President George W. Bush gets little credit in Washington these days, but he did achieve one major accomplishment in Asia: He resisted pressure from the Republican Right to confront China. U.S. cooperation with China and maintenance of U.S. alliances with Japan and South Korea are the pillars of future security in Asia. Contrary to popular wisdom, these are the primary U.S. equities in the region; what happens in and to North Korea is secondary.
That said, uncontrolled North Korean nuclear and missile programs will shake these pillars. They will generate demands that China do more to bring the DPRK to its knees, if not compel its collapse, which Beijing does not judge to be in its interest. Such pressure will hardly advance U.S. cooperation with China. They will also sow further doubts in Tokyo and Seoul about relying on Washington for security. A Japan that acts more independently of the United States under its newly elected government will move to accommodate China. It should be encouraged to. But if Japan’s rivalry with China heats up nonetheless, it could rekindle its interest in nuclear weapons. That would raise alarms in South Korea, perhaps stimulating Seoul’s own interest in nuclear arms. None of these outcomes would benefit U.S. security.
That is why the denuclearization of the Korean peninsula matters. On its own terms, it is an issue of but modest import, but its capacity to roil U.S. interests with the region’s major players makes it a high priority. That is why President Bush authorized bilateral talks with North Korea within three weeks of Pyongyang’s October 2006 nuclear test, and why President Obama `approved former President Bill Clinton’s trip to Pyongyang in August.
So far, the nuclear issue is sub-critical. North Korea has not restarted its reactor to produce more plutonium or armed its missiles with nuclear warheads, a development that would require it to conduct another nuclear test or two, as well as test-launches of its medium- and long-range missiles. As we know from experience, however, the DPRK could move to take these steps. So the top priority is to keep North Korea from doing so. The Obama Administration’s current course, unfortunately, will not achieve that goal.
The Administration has successfully mustered a coalition of states to contain and isolate North Korea. Tougher sanctions and inspections of suspect shipments may impede proliferation, but they will not stop North Korea from making more fissile material or conducting more nuclear and missile tests. Quite the contrary, such actions, which Pyongyang regards as evidence of continued U.S. hostility, will only provoke further arming. They will also strengthen Kim Jong-il’s legitimacy, which rests on asserting Korea’s sovereignty and his willingness to stand up to all the powers in the region.
Isolation and containment concede not only that North Korea remains nuclear-armed but also that its weapons programs run free. Disengagement also misses an opportunity to encourage positive internal change during the leadership transition in Pyongyang, which, despite the apparent improvement in the Dear Leader’s health, is currently underway.
To roll back the North’s nuclear and missile efforts and change its behavior, Washington needs to resume negotiations, bilaterally if need be, and expand engagement with Pyongyang—the sooner, the better. Bill Clinton’s success in obtaining the release of the two American journalists has created an opening for doing just that.
For negotiations to succeed, however, U.S. policymakers need to learn the lessons of nuclear diplomacy with North Korea over the past two decades. Though much about the DPRK is uncertain, this much is known: Contrary to the conventional wisdom in Washington, Pyongyang has demonstrated significant restraint in its nuclear and missile efforts over that period. Until now, the only way it had to make the fissile material it needed for nuclear weapons was to remove spent nuclear fuel rods from its reactor at Yongbyon and reprocess them to extract the plutonium. Yet North Korea stopped reprocessing in fall 1991, three years before it signed the 1994 Agreed Framework with the United States, and it did not resume reprocessing until 2003. It stopped again in 2007 and did not resume until now. And it did not make enough fuel rods for more than a handful of weapons. Similarly, the only way for it to perfect missiles for delivering nuclear warheads on Japan or the United States is to keep testing them until they work with a modicum of reliability and accuracy. Yet, until 2006, it had conducted just two test launches of medium- or long-range missiles.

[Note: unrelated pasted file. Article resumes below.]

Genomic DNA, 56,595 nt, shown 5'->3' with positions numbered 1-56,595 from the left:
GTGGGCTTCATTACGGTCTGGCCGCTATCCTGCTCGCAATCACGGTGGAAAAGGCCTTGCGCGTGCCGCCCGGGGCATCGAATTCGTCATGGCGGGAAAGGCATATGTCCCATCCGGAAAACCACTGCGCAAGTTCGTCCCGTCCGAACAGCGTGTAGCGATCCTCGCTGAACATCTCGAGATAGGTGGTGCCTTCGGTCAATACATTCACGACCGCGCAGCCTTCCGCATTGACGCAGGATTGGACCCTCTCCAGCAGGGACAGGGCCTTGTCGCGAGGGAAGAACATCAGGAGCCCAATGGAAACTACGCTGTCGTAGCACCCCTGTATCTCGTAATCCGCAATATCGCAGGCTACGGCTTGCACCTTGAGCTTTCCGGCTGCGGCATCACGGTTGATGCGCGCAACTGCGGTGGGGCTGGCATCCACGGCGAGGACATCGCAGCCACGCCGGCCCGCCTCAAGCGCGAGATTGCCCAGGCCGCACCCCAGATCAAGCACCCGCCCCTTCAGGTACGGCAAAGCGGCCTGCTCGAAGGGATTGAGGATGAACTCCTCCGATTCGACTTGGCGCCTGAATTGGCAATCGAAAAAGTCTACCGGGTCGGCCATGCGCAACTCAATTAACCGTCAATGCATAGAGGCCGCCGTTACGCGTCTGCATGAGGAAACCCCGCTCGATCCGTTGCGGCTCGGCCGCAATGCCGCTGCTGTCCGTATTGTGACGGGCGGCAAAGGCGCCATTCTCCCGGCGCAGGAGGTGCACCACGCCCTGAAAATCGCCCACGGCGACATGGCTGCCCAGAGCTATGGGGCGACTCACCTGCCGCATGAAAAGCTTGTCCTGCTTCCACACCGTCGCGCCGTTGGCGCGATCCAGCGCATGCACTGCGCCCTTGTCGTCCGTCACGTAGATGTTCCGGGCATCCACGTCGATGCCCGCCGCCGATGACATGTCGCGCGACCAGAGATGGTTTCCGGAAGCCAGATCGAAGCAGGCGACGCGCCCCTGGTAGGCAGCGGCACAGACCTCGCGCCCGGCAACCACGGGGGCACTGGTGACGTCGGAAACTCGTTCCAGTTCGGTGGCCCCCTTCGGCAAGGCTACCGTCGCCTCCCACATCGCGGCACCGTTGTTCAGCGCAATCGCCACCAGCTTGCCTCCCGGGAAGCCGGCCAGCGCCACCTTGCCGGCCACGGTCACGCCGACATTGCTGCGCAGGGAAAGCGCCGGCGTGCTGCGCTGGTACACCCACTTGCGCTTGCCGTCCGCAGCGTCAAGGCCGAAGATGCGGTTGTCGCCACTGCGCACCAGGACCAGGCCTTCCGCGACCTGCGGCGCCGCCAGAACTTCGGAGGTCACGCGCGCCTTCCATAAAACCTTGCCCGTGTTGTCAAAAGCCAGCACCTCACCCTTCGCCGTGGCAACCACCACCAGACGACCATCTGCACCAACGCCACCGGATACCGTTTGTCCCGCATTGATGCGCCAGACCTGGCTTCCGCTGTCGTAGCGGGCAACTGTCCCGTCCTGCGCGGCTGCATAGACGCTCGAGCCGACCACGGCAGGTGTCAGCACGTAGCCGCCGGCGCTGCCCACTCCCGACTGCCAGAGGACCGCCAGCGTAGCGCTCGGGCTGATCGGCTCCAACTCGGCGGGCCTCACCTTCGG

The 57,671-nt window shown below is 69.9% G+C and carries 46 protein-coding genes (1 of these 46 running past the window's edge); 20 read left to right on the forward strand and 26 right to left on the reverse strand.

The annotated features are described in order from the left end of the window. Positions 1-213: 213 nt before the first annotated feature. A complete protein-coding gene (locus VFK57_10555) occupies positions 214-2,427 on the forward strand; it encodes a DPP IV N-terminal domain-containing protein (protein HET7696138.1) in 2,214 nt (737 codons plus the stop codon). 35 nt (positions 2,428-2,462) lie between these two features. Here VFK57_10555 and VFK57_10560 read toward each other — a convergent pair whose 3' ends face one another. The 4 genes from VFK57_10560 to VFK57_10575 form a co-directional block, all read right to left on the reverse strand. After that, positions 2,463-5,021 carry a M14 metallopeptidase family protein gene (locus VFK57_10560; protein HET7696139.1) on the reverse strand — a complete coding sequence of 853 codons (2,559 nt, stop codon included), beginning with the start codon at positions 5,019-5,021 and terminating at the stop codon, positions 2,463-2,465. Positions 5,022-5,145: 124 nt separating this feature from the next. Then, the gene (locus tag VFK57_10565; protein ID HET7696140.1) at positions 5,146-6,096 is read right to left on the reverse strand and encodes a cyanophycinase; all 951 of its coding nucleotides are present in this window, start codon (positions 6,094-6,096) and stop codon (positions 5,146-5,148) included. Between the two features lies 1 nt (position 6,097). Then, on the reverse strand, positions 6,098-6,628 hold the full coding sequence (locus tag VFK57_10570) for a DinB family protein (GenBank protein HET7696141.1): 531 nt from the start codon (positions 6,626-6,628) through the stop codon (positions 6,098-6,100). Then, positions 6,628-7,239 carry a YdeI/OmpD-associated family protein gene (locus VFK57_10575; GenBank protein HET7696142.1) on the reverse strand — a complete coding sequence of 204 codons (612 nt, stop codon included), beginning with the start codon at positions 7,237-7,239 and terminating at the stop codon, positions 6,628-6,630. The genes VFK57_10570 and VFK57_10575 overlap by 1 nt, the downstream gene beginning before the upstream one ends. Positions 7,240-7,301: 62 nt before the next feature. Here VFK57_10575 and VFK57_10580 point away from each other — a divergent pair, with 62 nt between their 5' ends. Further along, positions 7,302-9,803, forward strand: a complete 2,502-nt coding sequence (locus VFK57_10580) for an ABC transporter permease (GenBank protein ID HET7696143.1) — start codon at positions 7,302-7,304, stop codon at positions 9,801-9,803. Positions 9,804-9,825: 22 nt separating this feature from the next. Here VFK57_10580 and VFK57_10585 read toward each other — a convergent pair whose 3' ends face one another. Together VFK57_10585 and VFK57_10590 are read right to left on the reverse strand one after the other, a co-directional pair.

The timing of the North’s starts and stops in its nuclear effort and its missile tests over the past two decades suggests that it has pursued a two-edged strategy to ease its insecurity: on the one hand, arm to deter the threat of attack; on the other, refrain from arming as inducement for a fundamentally new political, economic and strategic relationship with the United States. We do not know if that remains its strategy. We need to find out.
Pyongyang says that as long as Washington remains its foe, it feels threatened and will acquire nuclear weapons and missiles to counter that threat. But if Washington, along with Seoul and Tokyo, moves to reconcile, it will no longer feel threatened and will not need these weapons.
Does Pyongyang mean what it says? Many observers doubt it, but the fact is that, with the possible exception of Kim Jong-il himself, nobody knows. Again, we need to find out. And we need to find out exactly what he wants in return. The only way to do that is to probe through sustained diplomatic give-and-take, offering the DPRK meaningful steps toward a new political, economic and strategic relationship in return for steps toward verified denuclearization. All the speculation that Kim will never give up his nuclear arms only encourages him to think he won’t have to. Worse, it encourages our allies to think we are abandoning our goal of complete denuclearization.